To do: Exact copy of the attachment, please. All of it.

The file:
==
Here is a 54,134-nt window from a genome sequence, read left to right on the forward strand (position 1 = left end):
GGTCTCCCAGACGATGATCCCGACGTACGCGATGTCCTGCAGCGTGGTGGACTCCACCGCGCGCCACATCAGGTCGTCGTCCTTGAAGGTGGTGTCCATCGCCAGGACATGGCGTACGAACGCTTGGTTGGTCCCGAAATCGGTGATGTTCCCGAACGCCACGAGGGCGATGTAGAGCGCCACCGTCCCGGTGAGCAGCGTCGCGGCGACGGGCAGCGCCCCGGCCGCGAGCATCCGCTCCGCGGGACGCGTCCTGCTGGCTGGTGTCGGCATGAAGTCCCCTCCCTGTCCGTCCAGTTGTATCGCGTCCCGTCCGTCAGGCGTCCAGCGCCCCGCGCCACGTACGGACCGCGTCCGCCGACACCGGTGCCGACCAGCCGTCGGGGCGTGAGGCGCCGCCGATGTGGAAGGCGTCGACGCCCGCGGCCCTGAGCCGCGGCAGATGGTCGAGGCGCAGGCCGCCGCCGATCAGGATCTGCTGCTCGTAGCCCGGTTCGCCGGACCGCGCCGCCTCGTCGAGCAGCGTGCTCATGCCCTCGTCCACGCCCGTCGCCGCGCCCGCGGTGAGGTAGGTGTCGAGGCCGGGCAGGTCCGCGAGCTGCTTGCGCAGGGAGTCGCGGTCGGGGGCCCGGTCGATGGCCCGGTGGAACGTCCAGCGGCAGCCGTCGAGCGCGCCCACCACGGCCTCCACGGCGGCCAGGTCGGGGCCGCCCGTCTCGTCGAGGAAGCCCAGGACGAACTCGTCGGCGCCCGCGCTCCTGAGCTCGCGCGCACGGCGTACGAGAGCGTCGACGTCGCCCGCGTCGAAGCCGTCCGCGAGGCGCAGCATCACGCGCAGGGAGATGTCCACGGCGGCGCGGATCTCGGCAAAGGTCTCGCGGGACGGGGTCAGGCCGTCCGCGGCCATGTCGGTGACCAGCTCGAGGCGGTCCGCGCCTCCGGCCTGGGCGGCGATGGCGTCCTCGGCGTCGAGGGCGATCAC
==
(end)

Here is a 54,134-nt window from a genome sequence, read left to right on the forward strand (position 1 = left end):
GGTCTCCCAGACGATGATCCCGACGTACGCGATGTCCTGCAGCGTGGTGGACTCCACCGCGCGCCACATCAGGTCGTCGTCCTTGAAGGTGGTGTCCATCGCCAGGACATGGCGTACGAACGCTTGGTTGGTCCCGAAATCGGTGATGTTCCCGAACGCCACGAGGGCGATGTAGAGCGCCACCGTCCCGGTGAGCAGCGTCGCGGCGACGGGCAGCGCCCCGGCCGCGAGCATCCGCTCCGCGGGACGCGTCCTGCTGGCTGGTGTCGGCATGAAGTCCCCTCCCTGTCCGTCCAGTTGTATCGCGTCCCGTCCGTCAGGCGTCCAGCGCCCCGCGCCACGTACGGACCGCGTCCGCCGACACCGGTGCCGACCAGCCGTCGGGGCGTGAGGCGCCGCCGATGTGGAAGGCGTCGACGCCCGCGGCCCTGAGCCGCGGCAGATGGTCGAGGCGCAGGCCGCCGCCGATCAGGATCTGCTGCTCGTAGCCCGGTTCGCCGGACCGCGCCGCCTCGTCGAGCAGCGTGCTCATGCCCTCGTCCACGCCCGTCGCCGCGCCCGCGGTGAGGTAGGTGTCGAGGCCGGGCAGGTCCGCGAGCTGCTTGCGCAGGGAGTCGCGGTCGGGGGCCCGGTCGATGGCCCGGTGGAACGTCCAGCGGCAGCCGTCGAGCGCGCCCACCACGGCCTCCACGGCGGCCAGGTCGGGGCCGCCCGTCTCGTCGAGGAAGCCCAGGACGAACTCGTCGGCGCCCGCGCTCCTGAGCTCGCGCGCACGGCGTACGAGAGCGTCGACGTCGCCCGCGTCGAAGCCGTCCGCGAGGCGCAGCATCACGCGCAGGGAGATGTCCACGGCGGCGCGGATCTCGGCAAAGGTCTCGCGGGACGGGGTCAGGCCGTCCGCGGCCATGTCGGTGACCAGCTCGAGGCGGTCCGCGCCTCCGGCCTGGGCGGCGATGGCGTCCTCGGCGTCGAGGGCGATCAC